Low Cultural Intelligence Equals Danger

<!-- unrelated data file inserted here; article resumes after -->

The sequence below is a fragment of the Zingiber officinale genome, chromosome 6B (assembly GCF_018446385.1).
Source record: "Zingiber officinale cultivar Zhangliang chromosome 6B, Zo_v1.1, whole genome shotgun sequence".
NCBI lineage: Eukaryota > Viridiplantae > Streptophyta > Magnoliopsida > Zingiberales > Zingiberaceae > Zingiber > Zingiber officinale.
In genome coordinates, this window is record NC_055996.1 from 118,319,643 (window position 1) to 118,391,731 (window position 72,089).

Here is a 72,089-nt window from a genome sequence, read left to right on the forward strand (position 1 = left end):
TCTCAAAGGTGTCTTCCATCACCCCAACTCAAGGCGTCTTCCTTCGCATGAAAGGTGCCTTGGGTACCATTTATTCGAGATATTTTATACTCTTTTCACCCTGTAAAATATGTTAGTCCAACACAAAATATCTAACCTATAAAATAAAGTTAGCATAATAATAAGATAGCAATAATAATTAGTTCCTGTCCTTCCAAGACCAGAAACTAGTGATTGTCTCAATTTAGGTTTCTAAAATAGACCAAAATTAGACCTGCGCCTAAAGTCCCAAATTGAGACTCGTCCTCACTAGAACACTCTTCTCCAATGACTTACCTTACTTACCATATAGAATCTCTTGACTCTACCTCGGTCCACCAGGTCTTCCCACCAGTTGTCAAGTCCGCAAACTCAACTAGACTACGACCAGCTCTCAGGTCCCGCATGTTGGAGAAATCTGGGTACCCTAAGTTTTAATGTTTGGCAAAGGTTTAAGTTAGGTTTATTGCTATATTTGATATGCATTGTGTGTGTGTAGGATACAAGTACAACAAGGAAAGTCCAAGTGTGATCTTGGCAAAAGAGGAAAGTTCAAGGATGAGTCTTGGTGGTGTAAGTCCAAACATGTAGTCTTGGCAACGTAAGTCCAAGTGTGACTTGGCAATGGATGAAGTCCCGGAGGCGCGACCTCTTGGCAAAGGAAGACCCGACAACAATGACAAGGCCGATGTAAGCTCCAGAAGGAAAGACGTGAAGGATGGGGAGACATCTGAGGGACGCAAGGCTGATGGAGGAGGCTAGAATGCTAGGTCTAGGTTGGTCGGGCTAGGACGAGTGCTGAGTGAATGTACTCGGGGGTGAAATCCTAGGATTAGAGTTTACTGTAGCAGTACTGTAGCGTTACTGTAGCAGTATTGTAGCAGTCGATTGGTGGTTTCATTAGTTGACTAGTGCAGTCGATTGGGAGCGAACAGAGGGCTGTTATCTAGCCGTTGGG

The following day I met a Chinese man named Jang who had been in Peshawar for three months. We talked for a bit and then decided to hit the town together. What I had figured would be a good opportunity to get to know the city with someone who had been there for awhile ended up putting me in a number of awkward situations and could have potentially cost me my life. First we went to the clothing bazaar because he was looking for a shirt when I noticed right away he was drawing a crowd with his intense bargaining over about fifty cents. “You are wrong! Do the math!” he raised his voice. One guy that was observing everything going down came over and whispered “shut up” in my ear with a stern look on his face in reference to my companion’s obnoxious behavior. I was getting quite frustrated with him as he was showing very little cultural sensitivity in one of the most feared parts of the world. The Chinese man was even scolded by locals for attempting to take photographs of children without an adult’s permission and proceeded to instigate heated debates on what the Koran says is the accurate age of adulthood. “You see this! Lack of education,” he condescendingly criticized everyone around him. At one point he fumbled around in his backpack while looking for something and pulled out a bottle of liquor in a crowded marketplace. Upon viewing a bottle of the forbidden beverage people had looks on their faces as if a ghost had appeared and started doing a Bollywood dance. I assumed that anyone traveling in this part of the world must have a high cultural intelligence quotient but I was dead wrong. I found it incomprehensible that such a person survived in Peshawar for three months. He was ruining his chance to make a positive impression on the Pashto people as the tourist industry is practically nonexistent in this region of the world due to all the Western media stereotypes. I would have been much better off on my own and it was a shame that the locals probably grouped the two of us together as arrogant outsiders trying to change their multiple century long traditions. “You are who you hang out with” is a motto I abide by as I am normally very picky about the people I choose to spend my time with. I should have known better.